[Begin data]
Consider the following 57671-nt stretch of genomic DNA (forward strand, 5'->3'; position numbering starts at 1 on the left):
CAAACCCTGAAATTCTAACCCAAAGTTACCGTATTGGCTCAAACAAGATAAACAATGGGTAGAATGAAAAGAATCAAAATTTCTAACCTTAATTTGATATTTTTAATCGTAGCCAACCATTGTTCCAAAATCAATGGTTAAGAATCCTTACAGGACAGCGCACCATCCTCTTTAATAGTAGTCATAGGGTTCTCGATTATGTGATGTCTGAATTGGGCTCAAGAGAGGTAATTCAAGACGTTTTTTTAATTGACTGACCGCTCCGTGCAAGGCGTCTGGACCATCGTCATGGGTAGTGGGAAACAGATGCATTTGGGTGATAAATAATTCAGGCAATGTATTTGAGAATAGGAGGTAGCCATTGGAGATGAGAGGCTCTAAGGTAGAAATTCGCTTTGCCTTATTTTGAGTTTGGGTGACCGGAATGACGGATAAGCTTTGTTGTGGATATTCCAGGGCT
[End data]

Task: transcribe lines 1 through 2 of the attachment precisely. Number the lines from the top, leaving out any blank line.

Consider the following 57671-nt stretch of genomic DNA (forward strand, 5'->3'; position numbering starts at 1 on the left):
CAAACCCTGAAATTCTAACCCAAAGTTACCGTATTGGCTCAAACAAGATAAACAATGGGTAGAATGAAAAGAATCAAAATTTCTAACCTTAATTTGATATTTTTAATCGTAGCCAACCATTGTTCCAAAATCAATGGTTAAGAATCCTTACAGGACAGCGCACCATCCTCTTTAATAGTAGTCATAGGGTTCTCGATTATGTGATGTCTGAATTGGGCTCAAGAGAGGTAATTCAAGACGTTTTTTTAATTGACTGACCGCTCCGTGCAAGGCGTCTGGACCATCGTCATGGGTAGTGGGAAACAGATGCATTTGGGTGATAAATAATTCAGGCAATGTATTTGAGAATAGGAGGTAGCCATTGGAGATGAGAGGCTCTAAGGTAGAAATTCGCTTTGCCTTATTTTGAGTTTGGGTGACCGGAATGACGGATAAGCTTTGTTGTGGATATTCCAGGGCT